Sensations – An ice cold shower, or lying on cold tiles seems to do the trick for me. Or if it’s raining, I stand in the rain until I’m shivering. Eat or drink something bitter or sweet. Anything that engages one or more of your senses is helpful.

I use the ‘Compare’ part quite often now. Looking at my past self, and comparing that to how I am now. It’s a very good way to see the little bits of progress I have made. It helps get me out of that crisis state, and into what Marsha Linehan (the creator of DBT) calls Wise Mind. Writing down all the improvements. It’s not easy in those moments of intensity, in the midst of the emotional storm, but once started, and written down, I usually find that storm start to slowly die down a little. Because then my mind is engaged in the current task. A positive task. Something that isn’t harming me.

Just as a side note. Using these skills in the heat of an emotional storm is difficult. Mostly because you won’t always remember them. At least that’s the case with me. So it’s important to write these skills down, along with a list of what you feel would help you in each of those ‘catagories’ during these difficult moments.

Right now, I’m treating myself to a delicious, creamy mug of hot chocolate to celebrate the ways in which I have grown over these past few months. It’s my special treat for a job well done. And even though I still have a long way to go, that doesn’t mean that I can’t celebrate the little steps I have already made.

So go on and treat yourself to something you enjoy, or that warms your heart. You deserve it.

The Therapeutic Relationship

Most of last weeks session with my psychologist was spent discussing our relationship. I had started the session by telling her that I didn’t want to be there. She wanted to talk more about that. I got angry at her after a while, and felt a lot of agitation and impatience. I wanted to tell her to just stop. I felt there were other things I wanted to talk about instead. Things I thought were more important.

She told me that this relationship is important, so if I feel a disconnection with her, it’s really important for us to discuss it. That if I ever feel that something she did or said hurt me, I must tell her. She doesn’t want things to be left unsaid. I told her I would, but told her that I want her to do the same thing. Because one of my biggest fears is that she feels negatively about our relationship, but keeps it to herself.

I care about what she thinks of me and how the connection feels to her. I really do. Perhaps a little too much.

Since that session I’ve spent a lot of time thinking about all of this. I came to the conclusion that she’s right. It is important to discuss the relationship. A month ago, I would have loved to have spent an entire session talking about our connection. But I’ve become uncomfortable discussing it lately. Uncomfortable feeling this attachment. More and more I’m feeling this need to pull away from her. To keep her at a distance. To withdraw.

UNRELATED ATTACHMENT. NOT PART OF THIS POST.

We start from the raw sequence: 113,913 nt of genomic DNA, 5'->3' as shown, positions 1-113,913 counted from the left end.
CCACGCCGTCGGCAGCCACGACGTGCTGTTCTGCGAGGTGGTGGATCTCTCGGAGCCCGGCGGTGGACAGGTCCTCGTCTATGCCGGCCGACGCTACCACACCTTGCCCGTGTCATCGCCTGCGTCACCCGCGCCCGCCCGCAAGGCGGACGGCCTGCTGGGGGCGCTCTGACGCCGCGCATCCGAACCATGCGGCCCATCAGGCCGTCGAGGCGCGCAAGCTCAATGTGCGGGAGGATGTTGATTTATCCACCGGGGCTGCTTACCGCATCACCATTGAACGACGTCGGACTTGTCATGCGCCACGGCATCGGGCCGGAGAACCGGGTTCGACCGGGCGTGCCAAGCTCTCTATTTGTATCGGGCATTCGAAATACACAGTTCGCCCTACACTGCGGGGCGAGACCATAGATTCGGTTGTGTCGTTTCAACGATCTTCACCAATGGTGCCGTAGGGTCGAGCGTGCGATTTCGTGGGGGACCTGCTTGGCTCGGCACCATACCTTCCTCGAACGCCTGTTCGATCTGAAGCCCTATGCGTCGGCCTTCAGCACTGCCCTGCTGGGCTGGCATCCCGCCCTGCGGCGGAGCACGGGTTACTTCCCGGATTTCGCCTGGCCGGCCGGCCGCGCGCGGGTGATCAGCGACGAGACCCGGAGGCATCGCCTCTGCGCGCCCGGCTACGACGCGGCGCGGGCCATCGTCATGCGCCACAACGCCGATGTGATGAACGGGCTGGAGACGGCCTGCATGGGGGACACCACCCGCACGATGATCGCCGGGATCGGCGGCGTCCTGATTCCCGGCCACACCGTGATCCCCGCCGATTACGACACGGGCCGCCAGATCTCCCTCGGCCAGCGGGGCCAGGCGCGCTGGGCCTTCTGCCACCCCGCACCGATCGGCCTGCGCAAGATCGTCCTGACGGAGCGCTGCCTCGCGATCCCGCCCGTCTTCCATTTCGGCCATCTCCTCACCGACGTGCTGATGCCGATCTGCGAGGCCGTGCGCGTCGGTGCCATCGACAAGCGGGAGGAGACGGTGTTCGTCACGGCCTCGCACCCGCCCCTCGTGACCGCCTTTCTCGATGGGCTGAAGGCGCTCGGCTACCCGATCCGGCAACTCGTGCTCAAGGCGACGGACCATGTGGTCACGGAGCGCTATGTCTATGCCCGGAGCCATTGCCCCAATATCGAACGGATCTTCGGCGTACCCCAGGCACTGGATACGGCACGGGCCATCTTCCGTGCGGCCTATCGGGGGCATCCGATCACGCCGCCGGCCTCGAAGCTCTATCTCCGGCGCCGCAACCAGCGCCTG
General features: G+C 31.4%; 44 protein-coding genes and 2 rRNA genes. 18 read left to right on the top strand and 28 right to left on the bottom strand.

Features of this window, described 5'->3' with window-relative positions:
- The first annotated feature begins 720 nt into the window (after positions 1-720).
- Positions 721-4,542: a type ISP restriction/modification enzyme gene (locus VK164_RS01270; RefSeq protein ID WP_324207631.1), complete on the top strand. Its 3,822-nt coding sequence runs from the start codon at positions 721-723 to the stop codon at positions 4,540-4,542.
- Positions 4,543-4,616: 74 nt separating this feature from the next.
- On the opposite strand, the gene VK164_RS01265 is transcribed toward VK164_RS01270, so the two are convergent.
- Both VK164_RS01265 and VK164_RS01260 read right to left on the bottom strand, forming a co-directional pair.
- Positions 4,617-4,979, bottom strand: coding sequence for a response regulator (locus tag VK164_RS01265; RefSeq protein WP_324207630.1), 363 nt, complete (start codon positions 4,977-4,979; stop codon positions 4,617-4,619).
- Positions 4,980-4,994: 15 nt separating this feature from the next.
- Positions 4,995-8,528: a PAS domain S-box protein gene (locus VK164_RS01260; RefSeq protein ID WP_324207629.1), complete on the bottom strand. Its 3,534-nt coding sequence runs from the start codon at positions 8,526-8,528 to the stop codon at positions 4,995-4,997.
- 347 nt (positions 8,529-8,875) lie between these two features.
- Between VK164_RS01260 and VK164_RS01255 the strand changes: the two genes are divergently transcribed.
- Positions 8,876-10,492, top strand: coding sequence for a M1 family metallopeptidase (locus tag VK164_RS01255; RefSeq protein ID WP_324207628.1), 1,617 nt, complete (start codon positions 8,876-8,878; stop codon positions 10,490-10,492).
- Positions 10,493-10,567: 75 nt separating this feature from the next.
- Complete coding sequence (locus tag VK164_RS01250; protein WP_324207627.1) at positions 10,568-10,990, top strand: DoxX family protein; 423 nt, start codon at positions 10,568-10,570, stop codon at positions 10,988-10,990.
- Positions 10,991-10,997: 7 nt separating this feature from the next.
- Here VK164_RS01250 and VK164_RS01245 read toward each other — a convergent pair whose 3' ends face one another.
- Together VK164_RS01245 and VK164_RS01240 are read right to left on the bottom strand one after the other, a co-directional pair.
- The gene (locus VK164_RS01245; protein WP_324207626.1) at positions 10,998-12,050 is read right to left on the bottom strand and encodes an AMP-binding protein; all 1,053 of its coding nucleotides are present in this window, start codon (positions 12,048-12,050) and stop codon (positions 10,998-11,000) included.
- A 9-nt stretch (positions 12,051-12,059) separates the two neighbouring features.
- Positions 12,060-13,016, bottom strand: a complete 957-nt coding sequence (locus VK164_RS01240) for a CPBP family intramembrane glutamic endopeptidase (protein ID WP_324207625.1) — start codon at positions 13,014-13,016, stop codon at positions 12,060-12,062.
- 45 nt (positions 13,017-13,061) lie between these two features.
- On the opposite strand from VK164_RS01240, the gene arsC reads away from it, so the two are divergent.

Because now it feels very real. Before, I loved the connection we shared. But lately, while I still love it, and need it, it’s become more solid. More real to me. And that scares me. I’ve never had this level of connection with anyone before. I’m terrified. The potential for getting hurt is huge. I know she’ll still unintentionally hurt me. She’s only human after all. But it’s not just that. It also comes down to my own shame. I feel embarrassed for wanting her, for needing her. At feeling this bond. There’s a lot of shame attached to it, and I don’t fully understand it yet. I long to reach out sometimes, but it also stirs up those feelings of shame. Reaching out feels wrong. A pattern from my childhood, where reaching out was met with negativity. Now it feels like a boundary violation, not just a boundary crossing. I feel like I don’t deserve the attention. That I’m not deserving of her time. That I’m not worthy.

I always thought I allowed certain people relatively close to me. But looking back this past week, I was sad to discover that that wasn’t the case. I kept everyone at some distance. Never allowing them too close. And now it’s coming out in my therapeutic relationship. Even the most important relationship in my life, that with my grandmother, reveals that pattern. I just wanted to spend time with her, be with her. But never talking about my deeper feelings or fears. Never connecting on a deeper level.

On Tuesday I sent my therapist an email with a one of the rare pictures I have of me when I was a little girl, the only one I have of me and my mom together. I also attached a ‘personality’ profile I have taken when I was 19 and in college. Feeling the need to push her away, I decided to use a DBT skill instead, that of opposite action. So I sent her that email to pull her close again. It was important for me to reach out.

I’m grateful now that she pushed me to talk about it. There are a few things I want to discuss with her in our session on Monday. And I don’t care if we spend the entire session working through these things. It has to be done. It is important.

But I’m scared.